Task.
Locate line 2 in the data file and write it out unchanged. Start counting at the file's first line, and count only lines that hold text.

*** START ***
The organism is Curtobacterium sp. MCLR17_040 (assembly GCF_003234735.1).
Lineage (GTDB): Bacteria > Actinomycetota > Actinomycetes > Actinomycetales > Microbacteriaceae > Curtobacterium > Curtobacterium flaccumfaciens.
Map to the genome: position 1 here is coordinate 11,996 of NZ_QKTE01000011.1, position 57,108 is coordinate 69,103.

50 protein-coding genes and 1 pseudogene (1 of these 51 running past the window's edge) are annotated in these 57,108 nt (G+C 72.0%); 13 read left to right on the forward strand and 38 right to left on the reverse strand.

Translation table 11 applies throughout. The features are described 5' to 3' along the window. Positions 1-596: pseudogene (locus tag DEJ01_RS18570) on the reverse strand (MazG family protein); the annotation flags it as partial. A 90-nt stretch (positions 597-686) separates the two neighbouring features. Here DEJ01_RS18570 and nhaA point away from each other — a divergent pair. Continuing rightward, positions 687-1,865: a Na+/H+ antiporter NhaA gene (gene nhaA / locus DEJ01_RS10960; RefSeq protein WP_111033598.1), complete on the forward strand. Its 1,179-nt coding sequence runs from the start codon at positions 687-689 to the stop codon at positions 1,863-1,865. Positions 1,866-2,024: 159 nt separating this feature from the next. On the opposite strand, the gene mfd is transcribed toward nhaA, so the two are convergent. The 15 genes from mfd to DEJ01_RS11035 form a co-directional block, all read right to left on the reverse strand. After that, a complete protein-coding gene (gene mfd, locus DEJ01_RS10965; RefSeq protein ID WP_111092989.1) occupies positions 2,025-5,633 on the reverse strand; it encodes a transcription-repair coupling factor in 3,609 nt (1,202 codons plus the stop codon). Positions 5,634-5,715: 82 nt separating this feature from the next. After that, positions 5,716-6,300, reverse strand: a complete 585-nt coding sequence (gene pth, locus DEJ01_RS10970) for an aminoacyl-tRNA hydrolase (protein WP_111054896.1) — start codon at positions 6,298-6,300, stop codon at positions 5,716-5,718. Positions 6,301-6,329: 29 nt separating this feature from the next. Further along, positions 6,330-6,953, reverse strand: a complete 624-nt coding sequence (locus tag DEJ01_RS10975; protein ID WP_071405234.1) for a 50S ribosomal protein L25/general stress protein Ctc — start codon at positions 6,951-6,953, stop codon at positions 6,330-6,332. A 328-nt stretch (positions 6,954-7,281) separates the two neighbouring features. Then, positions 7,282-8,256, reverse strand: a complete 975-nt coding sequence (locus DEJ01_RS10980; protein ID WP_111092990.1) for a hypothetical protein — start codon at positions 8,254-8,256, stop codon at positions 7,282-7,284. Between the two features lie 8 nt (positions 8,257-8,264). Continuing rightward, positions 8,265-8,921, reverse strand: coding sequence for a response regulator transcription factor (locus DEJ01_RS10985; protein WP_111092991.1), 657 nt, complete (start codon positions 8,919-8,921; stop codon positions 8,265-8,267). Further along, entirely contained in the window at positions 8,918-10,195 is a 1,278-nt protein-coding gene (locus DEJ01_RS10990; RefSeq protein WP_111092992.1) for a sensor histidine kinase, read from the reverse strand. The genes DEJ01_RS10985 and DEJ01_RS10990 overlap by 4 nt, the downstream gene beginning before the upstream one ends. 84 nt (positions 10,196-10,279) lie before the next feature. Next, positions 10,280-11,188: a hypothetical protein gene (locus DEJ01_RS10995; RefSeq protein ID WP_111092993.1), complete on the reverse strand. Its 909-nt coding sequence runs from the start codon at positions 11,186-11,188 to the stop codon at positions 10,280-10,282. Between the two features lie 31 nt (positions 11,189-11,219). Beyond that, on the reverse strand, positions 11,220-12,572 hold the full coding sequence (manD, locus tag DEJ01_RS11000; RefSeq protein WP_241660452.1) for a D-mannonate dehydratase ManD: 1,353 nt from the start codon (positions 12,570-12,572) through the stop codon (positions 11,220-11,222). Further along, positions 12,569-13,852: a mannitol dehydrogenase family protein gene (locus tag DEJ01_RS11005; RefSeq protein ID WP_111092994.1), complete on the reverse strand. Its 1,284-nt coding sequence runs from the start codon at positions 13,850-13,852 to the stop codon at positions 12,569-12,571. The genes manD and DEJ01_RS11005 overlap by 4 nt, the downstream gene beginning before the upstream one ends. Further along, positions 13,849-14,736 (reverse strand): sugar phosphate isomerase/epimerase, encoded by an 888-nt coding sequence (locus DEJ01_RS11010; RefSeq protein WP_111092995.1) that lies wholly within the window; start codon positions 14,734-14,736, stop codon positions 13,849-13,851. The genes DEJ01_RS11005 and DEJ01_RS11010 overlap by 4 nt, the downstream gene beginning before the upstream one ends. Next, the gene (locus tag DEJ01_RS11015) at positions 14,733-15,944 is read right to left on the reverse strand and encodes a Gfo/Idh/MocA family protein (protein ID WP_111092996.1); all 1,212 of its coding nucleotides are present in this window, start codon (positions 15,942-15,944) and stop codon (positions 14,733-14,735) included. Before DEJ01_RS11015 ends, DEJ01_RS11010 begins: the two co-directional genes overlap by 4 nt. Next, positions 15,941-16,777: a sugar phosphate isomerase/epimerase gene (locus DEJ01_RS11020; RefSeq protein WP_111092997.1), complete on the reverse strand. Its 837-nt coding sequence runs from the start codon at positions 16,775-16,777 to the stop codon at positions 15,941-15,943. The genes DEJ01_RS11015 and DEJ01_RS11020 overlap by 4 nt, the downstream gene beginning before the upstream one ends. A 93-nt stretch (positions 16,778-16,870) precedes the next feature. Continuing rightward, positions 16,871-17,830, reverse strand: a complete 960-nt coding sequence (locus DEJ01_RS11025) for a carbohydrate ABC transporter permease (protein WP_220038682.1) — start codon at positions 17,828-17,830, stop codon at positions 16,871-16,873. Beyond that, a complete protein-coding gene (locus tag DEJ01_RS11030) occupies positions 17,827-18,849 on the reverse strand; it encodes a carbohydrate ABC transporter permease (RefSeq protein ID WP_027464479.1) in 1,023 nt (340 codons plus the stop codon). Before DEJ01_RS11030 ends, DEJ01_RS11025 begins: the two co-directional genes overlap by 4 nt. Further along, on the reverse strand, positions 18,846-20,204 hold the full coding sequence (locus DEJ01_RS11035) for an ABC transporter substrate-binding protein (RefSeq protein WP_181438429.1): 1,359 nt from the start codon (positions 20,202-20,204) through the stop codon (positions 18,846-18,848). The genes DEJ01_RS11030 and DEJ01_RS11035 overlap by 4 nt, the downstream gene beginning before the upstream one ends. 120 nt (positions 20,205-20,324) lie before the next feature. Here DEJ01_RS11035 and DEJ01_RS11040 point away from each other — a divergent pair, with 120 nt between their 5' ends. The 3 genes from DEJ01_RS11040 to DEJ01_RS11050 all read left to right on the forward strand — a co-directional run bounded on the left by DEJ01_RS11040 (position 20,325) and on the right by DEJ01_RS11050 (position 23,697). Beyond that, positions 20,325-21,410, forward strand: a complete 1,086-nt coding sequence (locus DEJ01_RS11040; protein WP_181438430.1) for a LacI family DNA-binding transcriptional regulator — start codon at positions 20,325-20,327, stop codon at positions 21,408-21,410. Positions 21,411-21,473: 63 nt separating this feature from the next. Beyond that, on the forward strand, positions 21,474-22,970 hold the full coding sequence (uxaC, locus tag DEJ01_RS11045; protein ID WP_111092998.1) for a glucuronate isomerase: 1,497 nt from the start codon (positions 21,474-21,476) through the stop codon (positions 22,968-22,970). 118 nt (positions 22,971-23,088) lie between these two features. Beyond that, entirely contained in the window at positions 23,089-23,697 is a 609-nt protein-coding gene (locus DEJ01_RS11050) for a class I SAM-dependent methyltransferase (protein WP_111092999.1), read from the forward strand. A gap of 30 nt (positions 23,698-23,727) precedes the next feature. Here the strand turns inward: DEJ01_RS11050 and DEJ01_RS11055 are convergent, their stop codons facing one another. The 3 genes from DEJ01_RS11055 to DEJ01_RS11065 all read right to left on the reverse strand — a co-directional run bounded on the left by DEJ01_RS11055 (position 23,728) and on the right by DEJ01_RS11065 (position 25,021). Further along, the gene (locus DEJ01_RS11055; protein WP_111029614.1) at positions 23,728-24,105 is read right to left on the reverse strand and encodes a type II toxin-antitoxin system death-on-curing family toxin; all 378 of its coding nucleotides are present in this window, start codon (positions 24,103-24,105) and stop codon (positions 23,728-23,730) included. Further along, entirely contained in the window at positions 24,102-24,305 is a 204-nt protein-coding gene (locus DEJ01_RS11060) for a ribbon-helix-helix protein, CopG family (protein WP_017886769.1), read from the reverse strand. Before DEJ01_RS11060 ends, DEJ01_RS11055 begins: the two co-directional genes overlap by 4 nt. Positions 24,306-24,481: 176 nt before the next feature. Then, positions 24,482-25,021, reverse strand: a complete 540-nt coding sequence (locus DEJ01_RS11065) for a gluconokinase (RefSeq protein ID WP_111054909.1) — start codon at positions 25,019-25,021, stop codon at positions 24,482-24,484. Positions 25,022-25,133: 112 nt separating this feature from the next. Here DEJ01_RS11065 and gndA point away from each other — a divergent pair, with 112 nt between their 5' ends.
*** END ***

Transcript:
Lineage (GTDB): Bacteria > Actinomycetota > Actinomycetes > Actinomycetales > Microbacteriaceae > Curtobacterium > Curtobacterium flaccumfaciens.